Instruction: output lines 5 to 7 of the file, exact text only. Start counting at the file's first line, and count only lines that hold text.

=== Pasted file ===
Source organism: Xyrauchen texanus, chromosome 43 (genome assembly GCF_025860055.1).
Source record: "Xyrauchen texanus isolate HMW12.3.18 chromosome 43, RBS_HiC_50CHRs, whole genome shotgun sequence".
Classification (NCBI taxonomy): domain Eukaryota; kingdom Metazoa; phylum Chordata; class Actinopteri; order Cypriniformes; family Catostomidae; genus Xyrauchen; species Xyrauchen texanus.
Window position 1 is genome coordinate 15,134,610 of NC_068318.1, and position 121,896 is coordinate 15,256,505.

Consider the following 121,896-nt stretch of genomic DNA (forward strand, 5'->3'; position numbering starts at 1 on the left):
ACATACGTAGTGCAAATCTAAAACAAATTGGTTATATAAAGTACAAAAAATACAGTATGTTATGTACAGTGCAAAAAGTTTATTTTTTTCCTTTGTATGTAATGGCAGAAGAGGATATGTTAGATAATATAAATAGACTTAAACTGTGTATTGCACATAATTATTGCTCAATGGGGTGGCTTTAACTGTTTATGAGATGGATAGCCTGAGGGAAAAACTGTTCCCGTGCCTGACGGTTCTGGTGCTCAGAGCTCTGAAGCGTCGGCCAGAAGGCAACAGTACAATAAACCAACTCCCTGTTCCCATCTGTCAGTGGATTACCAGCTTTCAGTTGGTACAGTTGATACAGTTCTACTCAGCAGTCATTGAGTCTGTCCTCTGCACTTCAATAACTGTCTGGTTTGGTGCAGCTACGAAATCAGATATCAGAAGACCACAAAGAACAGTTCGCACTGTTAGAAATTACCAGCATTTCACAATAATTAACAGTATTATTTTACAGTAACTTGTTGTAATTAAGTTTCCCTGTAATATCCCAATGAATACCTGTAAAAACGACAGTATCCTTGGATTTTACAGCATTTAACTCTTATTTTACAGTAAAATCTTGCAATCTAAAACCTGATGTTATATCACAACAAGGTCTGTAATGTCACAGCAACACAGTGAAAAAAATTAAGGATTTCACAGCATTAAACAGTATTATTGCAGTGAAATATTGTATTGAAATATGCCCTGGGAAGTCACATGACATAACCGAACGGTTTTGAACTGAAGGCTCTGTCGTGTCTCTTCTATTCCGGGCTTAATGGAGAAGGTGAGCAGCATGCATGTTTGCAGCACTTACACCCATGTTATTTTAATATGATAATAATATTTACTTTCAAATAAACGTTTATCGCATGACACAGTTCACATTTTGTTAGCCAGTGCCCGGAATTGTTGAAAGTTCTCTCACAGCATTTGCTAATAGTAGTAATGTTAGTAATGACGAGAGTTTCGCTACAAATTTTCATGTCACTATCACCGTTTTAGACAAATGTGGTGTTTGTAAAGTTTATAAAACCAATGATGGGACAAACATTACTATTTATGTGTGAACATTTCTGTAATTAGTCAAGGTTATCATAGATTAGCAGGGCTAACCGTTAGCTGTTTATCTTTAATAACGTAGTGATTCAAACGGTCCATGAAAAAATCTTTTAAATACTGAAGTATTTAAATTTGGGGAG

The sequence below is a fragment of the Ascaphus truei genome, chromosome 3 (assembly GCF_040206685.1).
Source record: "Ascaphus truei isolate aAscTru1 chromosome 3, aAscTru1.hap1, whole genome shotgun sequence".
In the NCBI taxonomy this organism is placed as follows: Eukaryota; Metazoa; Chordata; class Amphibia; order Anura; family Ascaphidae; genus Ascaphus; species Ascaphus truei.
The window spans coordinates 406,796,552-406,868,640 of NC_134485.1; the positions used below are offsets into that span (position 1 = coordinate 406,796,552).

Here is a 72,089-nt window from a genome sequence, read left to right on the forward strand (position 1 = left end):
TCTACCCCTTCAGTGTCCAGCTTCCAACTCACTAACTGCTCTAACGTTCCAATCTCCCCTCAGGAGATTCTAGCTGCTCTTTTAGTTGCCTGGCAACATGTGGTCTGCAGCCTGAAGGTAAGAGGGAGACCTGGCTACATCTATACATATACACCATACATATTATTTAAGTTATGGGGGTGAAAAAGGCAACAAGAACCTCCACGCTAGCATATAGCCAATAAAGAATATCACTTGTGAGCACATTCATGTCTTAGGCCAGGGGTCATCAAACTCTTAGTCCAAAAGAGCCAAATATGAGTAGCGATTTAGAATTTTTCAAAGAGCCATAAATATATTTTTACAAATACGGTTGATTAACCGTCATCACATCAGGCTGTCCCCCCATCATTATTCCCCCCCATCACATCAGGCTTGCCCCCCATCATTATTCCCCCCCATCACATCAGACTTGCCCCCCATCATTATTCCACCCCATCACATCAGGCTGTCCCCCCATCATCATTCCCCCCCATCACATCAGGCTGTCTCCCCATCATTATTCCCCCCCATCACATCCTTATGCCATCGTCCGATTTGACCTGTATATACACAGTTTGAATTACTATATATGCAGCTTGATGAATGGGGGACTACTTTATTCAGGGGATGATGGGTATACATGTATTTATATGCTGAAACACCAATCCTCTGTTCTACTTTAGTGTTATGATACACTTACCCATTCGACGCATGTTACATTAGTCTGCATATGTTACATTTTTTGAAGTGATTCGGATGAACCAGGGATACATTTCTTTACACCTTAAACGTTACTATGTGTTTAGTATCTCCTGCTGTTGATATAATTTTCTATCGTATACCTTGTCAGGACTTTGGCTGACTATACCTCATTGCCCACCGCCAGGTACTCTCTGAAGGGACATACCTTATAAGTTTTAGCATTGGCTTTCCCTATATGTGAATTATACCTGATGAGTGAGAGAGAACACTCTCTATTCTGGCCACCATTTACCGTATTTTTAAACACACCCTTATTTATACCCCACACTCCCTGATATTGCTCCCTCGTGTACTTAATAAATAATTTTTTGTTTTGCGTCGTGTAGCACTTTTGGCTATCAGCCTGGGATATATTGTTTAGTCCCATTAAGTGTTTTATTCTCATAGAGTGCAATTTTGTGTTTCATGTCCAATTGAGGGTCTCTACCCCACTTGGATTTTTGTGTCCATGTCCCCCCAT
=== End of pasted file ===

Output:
Consider the following 121,896-nt stretch of genomic DNA (forward strand, 5'->3'; position numbering starts at 1 on the left):
ACATACGTAGTGCAAATCTAAAACAAATTGGTTATATAAAGTACAAAAAATACAGTATGTTATGTACAGTGCAAAAAGTTTATTTTTTTCCTTTGTATGTAATGGCAGAAGAGGATATGTTAGATAATATAAATAGACTTAAACTGTGTATTGCACATAATTATTGCTCAATGGGGTGGCTTTAACTGTTTATGAGATGGATAGCCTGAGGGAAAAACTGTTCCCGTGCCTGACGGTTCTGGTGCTCAGAGCTCTGAAGCGTCGGCCAGAAGGCAACAGTACAATAAACCAACTCCCTGTTCCCATCTGTCAGTGGATTACCAGCTTTCAGTTGGTACAGTTGATACAGTTCTACTCAGCAGTCATTGAGTCTGTCCTCTGCACTTCAATAACTGTCTGGTTTGGTGCAGCTACGAAATCAGATATCAGAAGACCACAAAGAACAGTTCGCACTGTTAGAAATTACCAGCATTTCACAATAATTAACAGTATTATTTTACAGTAACTTGTTGTAATTAAGTTTCCCTGTAATATCCCAATGAATACCTGTAAAAACGACAGTATCCTTGGATTTTACAGCATTTAACTCTTATTTTACAGTAAAATCTTGCAATCTAAAACCTGATGTTATATCACAACAAGGTCTGTAATGTCACAGCAACACAGTGAAAAAAATTAAGGATTTCACAGCATTAAACAGTATTATTGCAGTGAAATATTGTATTGAAATATGCCCTGGGAAGTCACATGACATAACCGAACGGTTTTGAACTGAAGGCTCTGTCGTGTCTCTTCTATTCCGGGCTTAATGGAGAAGGTGAGCAGCATGCATGTTTGCAGCACTTACACCCATGTTATTTTAATATGATAATAATATTTACTTTCAAATAAACGTTTATCGCATGACACAGTTCACATTTTGTTAGCCAGTGCCCGGAATTGTTGAAAGTTCTCTCACAGCATTTGCTAATAGTAGTAATGTTAGTAATGACGAGAGTTTCGCTACAAATTTTCATGTCACTATCACCGTTTTAGACAAATGTGGTGTTTGTAAAGTTTATAAAACCAATGATGGGACAAACATTACTATTTATGTGTGAACATTTCTGTAATTAGTCAAGGTTATCATAGATTAGCAGGGCTAACCGTTAGCTGTTTATCTTTAATAACGTAGTGATTCAAACGGTCCATGAAAAAATCTTTTAAATACTGAAGTATTTAAATTTGGGGAG

The sequence below is a fragment of the Ascaphus truei genome, chromosome 3 (assembly GCF_040206685.1).